CP Workbook
Gravitational Interactions
Printer Friendly Version
The equation for the law of universal gravitation is
where
F
is the attractive force between masses
m
_{1}
and
m
_{2}
separated by distance
d
.
G
is the universal gravitational constant and relates
F
to the masses and distance as the constant π similarly relates the circumference of a circle to its diameter.
By substituting changes in any of the variables into this equation, we can predict how the others change. For example, we can see how the force changes if we know how either or both of the masses change, or how the distance between their centers changes.
Suppose, for example, that one of the masses somehow is doubled. Then substituting 2m
_{1}
for m
_{1}
in the equation gives
So we see the force doubles also. Or suppose instead that the distance of separation is doubled. Then substituting 2d for d in the equation gives
And we see the force is only ¼ as much.
Use this method to solve the following problems. Write the equation and make the appropriate substitutions.
If both masses are doubled, what happens to the force?
If the masses are not changed, but the distance of separation is reduced to ½ the original distance, what happens to the force?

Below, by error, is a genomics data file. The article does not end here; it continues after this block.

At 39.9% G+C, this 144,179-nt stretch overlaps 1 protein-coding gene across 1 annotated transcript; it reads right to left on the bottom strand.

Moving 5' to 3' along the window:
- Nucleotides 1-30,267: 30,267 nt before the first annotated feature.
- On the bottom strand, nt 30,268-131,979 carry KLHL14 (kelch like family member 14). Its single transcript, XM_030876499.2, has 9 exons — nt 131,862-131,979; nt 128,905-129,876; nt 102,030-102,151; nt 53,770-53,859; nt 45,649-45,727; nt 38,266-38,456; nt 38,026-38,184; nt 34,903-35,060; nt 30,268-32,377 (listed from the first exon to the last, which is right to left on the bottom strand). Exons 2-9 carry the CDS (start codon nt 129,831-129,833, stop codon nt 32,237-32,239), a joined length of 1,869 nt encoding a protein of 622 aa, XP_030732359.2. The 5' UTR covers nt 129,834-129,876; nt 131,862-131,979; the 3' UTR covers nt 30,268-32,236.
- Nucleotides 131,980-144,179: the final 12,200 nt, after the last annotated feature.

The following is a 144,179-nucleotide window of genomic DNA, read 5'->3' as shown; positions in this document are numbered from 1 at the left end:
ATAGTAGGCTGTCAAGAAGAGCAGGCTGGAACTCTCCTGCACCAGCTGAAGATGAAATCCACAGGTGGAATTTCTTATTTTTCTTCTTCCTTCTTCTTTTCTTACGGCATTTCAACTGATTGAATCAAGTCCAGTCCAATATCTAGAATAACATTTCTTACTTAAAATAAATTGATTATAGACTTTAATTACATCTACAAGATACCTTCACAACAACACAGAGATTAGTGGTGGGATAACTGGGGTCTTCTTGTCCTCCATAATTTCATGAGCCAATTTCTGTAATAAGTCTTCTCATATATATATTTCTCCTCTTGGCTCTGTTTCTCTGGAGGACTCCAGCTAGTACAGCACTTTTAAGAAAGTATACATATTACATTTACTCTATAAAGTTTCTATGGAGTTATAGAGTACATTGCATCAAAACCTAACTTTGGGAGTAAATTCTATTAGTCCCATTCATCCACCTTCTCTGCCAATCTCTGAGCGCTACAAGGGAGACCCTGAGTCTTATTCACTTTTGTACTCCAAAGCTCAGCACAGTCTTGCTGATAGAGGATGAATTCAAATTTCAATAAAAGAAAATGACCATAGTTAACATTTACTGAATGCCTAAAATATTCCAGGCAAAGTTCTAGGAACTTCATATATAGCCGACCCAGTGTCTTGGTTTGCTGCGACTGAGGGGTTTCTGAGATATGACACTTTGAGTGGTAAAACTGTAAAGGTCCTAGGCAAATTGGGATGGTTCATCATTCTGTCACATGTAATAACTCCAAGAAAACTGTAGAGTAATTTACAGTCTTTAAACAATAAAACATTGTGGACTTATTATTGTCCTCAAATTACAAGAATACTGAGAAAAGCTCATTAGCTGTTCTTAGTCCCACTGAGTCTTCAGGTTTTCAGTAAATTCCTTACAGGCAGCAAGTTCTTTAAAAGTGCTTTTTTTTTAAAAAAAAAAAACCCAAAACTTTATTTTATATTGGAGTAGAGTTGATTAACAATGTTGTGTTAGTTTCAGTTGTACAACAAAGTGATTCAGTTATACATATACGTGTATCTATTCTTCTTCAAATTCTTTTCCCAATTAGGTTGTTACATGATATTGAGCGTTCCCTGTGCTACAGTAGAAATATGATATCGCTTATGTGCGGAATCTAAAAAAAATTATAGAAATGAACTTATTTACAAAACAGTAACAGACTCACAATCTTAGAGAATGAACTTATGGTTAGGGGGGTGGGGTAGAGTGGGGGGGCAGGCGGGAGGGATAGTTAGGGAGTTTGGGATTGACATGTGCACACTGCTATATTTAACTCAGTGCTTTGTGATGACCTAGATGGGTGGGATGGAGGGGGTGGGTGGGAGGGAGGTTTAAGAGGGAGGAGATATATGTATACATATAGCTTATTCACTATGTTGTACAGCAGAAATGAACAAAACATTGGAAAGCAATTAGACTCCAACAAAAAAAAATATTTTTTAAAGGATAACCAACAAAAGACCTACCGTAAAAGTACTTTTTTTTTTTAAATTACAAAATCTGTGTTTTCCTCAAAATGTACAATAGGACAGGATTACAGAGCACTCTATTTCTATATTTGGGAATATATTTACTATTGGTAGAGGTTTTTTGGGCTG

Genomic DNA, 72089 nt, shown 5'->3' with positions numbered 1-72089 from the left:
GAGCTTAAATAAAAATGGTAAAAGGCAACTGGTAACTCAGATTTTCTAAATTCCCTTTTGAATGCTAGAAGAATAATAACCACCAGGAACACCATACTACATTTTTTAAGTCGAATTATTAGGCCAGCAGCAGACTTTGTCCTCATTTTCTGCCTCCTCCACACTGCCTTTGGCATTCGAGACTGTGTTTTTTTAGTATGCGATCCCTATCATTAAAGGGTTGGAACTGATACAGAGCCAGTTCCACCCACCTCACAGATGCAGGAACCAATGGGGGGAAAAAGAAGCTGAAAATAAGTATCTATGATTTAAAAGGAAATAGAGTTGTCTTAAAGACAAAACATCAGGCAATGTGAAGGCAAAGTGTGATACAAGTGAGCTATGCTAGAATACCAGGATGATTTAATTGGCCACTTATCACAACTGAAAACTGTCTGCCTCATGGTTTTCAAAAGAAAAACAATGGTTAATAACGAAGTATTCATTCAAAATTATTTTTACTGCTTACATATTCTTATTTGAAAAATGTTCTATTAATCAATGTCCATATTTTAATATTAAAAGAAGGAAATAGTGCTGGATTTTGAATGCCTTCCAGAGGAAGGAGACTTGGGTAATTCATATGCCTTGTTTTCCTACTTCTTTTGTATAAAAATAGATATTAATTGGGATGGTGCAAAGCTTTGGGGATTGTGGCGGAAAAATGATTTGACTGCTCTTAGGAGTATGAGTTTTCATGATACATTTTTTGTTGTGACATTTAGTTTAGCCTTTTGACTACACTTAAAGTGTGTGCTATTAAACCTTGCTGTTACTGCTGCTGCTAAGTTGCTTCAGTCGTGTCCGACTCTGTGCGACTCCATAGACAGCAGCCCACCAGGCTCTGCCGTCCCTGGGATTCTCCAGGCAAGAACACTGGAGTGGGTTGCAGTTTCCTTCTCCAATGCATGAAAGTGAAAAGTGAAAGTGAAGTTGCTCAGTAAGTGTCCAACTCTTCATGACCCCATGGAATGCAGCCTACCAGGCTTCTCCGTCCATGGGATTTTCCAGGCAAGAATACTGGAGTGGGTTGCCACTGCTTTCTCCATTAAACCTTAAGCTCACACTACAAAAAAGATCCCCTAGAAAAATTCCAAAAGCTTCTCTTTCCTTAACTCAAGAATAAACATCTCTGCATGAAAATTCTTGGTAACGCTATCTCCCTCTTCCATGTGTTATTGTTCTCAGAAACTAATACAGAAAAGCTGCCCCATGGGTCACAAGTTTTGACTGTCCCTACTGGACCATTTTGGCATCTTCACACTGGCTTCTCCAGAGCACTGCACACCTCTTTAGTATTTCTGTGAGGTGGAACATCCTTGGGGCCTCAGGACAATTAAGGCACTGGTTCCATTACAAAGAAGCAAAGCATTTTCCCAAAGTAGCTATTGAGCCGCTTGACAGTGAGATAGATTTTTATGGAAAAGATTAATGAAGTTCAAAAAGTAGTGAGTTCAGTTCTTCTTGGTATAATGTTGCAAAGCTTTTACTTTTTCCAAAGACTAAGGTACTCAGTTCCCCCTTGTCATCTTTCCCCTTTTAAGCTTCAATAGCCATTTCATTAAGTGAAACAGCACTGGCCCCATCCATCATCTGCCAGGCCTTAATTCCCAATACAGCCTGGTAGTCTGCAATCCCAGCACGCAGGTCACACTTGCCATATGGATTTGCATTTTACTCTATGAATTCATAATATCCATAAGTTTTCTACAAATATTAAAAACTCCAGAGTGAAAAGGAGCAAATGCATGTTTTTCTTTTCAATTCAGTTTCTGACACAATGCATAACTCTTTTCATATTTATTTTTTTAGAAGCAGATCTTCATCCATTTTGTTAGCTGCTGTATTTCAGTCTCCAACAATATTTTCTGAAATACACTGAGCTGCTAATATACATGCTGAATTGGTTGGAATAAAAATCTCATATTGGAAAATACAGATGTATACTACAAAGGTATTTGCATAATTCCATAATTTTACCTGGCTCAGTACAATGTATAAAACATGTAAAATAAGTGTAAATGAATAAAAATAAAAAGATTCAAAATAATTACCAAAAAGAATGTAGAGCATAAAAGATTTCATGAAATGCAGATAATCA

If the masses are not changed, but the distance of separation is reduced to ¼ the original distance, what happens to the force?
If both masses are doubled, and the distance of separation is doubled, show what happens to the force.
If one of the masses is doubled, the other remains unchanged, and the distance of separation is tripled, show what happens to the force.
Consider a pair of binary stars that pull on each other with a certain force. Would the force be larger or smaller if the mass of each star were three times as great when their distance apart is three times as far? Describe how the new force will be compared to the first one.
Related Documents
Lab:
Labs -
Coefficient of Friction
Labs -
Coefficient of Friction
Labs -
Coefficient of Kinetic Friction (pulley, incline, block)
Labs -
Conservation of Momentum in Two-Dimensions
Labs -
Falling Coffee Filters
Labs -
Force Table - Force Vectors in Equilibrium
Labs -
Gravitational Field Strength
Labs -
Inelastic Collision - Velocity of a Softball
Labs -
Inertial Mass
Labs -
Kepler's 1st and 2nd Laws
Labs -
Lab: Triangle Measurements
Labs -
LabPro: Newton's 2nd Law
Labs -
Loop-the-Loop
Labs -
Mars' Lab
Labs -
Mass of a Rolling Cart
Labs -
Moment of Inertia of a Bicycle Wheel
Labs -
Relationship Between Tension in a String and Wave Speed
Labs -
Relationship Between Tension in a String and Wave Speed Along the String
Labs -
Static Equilibrium Lab
Labs -
Static Springs: Hooke's Law
Labs -
Static Springs: Hooke's Law
Labs -
Static Springs: LabPro Data for Hooke's Law
Labs -
Terminal Velocity
Labs -
Video LAB: A Gravitron
Labs -
Video LAB: Ball Re-Bounding From a Wall
Labs -
Video Lab: Falling Coffee Filters
Resource Lesson:
RL -
Advanced Gravitational Forces
RL -
Advanced Satellites
RL -
Air Resistance
RL -
Air Resistance: Terminal Velocity
RL -
Forces Acting at an Angle